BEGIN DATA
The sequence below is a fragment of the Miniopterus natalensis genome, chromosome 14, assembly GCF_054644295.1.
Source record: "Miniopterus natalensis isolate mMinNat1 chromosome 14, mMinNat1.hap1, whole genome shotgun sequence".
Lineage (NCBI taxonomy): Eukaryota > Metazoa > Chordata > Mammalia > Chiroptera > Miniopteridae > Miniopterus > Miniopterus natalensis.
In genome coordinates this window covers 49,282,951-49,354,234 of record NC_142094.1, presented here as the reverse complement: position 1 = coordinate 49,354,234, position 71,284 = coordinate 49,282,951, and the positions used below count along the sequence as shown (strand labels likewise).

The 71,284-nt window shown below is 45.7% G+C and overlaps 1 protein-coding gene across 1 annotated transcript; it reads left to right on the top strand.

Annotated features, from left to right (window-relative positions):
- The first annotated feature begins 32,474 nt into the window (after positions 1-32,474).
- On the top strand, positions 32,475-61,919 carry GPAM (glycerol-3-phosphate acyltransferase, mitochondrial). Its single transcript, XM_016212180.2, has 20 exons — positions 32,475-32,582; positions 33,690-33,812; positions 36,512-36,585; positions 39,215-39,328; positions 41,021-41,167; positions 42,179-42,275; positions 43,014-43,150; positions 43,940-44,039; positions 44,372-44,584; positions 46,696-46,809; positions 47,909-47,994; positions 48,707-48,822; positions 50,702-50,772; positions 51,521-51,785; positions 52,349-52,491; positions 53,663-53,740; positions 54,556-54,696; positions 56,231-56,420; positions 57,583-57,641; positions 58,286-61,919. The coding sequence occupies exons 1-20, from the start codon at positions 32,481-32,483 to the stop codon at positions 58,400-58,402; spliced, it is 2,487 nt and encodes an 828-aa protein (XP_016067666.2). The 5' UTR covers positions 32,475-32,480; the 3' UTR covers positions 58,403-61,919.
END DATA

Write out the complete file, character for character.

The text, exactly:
The sequence below is a fragment of the Miniopterus natalensis genome, chromosome 14, assembly GCF_054644295.1.
Source record: "Miniopterus natalensis isolate mMinNat1 chromosome 14, mMinNat1.hap1, whole genome shotgun sequence".
Lineage (NCBI taxonomy): Eukaryota > Metazoa > Chordata > Mammalia > Chiroptera > Miniopteridae > Miniopterus > Miniopterus natalensis.
In genome coordinates this window covers 49,282,951-49,354,234 of record NC_142094.1, presented here as the reverse complement: position 1 = coordinate 49,354,234, position 71,284 = coordinate 49,282,951, and the positions used below count along the sequence as shown (strand labels likewise).

The 71,284-nt window shown below is 45.7% G+C and overlaps 1 protein-coding gene across 1 annotated transcript; it reads left to right on the top strand.

Annotated features, from left to right (window-relative positions):
- The first annotated feature begins 32,474 nt into the window (after positions 1-32,474).
- On the top strand, positions 32,475-61,919 carry GPAM (glycerol-3-phosphate acyltransferase, mitochondrial). Its single transcript, XM_016212180.2, has 20 exons — positions 32,475-32,582; positions 33,690-33,812; positions 36,512-36,585; positions 39,215-39,328; positions 41,021-41,167; positions 42,179-42,275; positions 43,014-43,150; positions 43,940-44,039; positions 44,372-44,584; positions 46,696-46,809; positions 47,909-47,994; positions 48,707-48,822; positions 50,702-50,772; positions 51,521-51,785; positions 52,349-52,491; positions 53,663-53,740; positions 54,556-54,696; positions 56,231-56,420; positions 57,583-57,641; positions 58,286-61,919. The coding sequence occupies exons 1-20, from the start codon at positions 32,481-32,483 to the stop codon at positions 58,400-58,402; spliced, it is 2,487 nt and encodes an 828-aa protein (XP_016067666.2). The 5' UTR covers positions 32,475-32,480; the 3' UTR covers positions 58,403-61,919.